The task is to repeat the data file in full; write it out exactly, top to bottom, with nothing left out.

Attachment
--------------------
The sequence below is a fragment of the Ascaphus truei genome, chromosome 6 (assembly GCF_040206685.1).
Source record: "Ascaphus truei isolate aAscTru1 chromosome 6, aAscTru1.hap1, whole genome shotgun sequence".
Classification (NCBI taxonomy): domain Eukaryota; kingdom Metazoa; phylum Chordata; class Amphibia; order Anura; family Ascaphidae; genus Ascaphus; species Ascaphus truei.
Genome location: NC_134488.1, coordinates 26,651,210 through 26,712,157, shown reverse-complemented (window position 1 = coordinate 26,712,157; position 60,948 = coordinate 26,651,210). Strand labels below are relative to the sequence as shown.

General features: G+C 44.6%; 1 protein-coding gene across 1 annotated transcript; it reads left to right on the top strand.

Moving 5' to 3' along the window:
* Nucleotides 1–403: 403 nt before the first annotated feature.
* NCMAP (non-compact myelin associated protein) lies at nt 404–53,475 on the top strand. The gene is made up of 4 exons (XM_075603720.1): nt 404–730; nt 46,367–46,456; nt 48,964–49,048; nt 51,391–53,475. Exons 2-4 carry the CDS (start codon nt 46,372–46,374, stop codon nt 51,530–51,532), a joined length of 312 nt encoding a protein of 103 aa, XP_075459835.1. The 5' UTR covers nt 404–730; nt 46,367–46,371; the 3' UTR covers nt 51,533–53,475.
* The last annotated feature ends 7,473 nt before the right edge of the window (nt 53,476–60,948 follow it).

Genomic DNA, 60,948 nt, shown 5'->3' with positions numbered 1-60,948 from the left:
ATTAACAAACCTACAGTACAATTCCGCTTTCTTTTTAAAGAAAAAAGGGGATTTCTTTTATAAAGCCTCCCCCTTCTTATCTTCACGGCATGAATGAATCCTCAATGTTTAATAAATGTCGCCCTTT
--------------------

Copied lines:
The sequence below is a fragment of the Ascaphus truei genome, chromosome 6 (assembly GCF_040206685.1).
Source record: "Ascaphus truei isolate aAscTru1 chromosome 6, aAscTru1.hap1, whole genome shotgun sequence".
Classification (NCBI taxonomy): domain Eukaryota; kingdom Metazoa; phylum Chordata; class Amphibia; order Anura; family Ascaphidae; genus Ascaphus; species Ascaphus truei.
Genome location: NC_134488.1, coordinates 26,651,210 through 26,712,157, shown reverse-complemented (window position 1 = coordinate 26,712,157; position 60,948 = coordinate 26,651,210). Strand labels below are relative to the sequence as shown.

General features: G+C 44.6%; 1 protein-coding gene across 1 annotated transcript; it reads left to right on the top strand.

Moving 5' to 3' along the window:
* Nucleotides 1–403: 403 nt before the first annotated feature.
* NCMAP (non-compact myelin associated protein) lies at nt 404–53,475 on the top strand. The gene is made up of 4 exons (XM_075603720.1): nt 404–730; nt 46,367–46,456; nt 48,964–49,048; nt 51,391–53,475. Exons 2-4 carry the CDS (start codon nt 46,372–46,374, stop codon nt 51,530–51,532), a joined length of 312 nt encoding a protein of 103 aa, XP_075459835.1. The 5' UTR covers nt 404–730; nt 46,367–46,371; the 3' UTR covers nt 51,533–53,475.
* The last annotated feature ends 7,473 nt before the right edge of the window (nt 53,476–60,948 follow it).

Genomic DNA, 60,948 nt, shown 5'->3' with positions numbered 1-60,948 from the left:
ATTAACAAACCTACAGTACAATTCCGCTTTCTTTTTAAAGAAAAAAGGGGATTTCTTTTATAAAGCCTCCCCCTTCTTATCTTCACGGCATGAATGAATCCTCAATGTTTAATAAATGTCGCCCTTT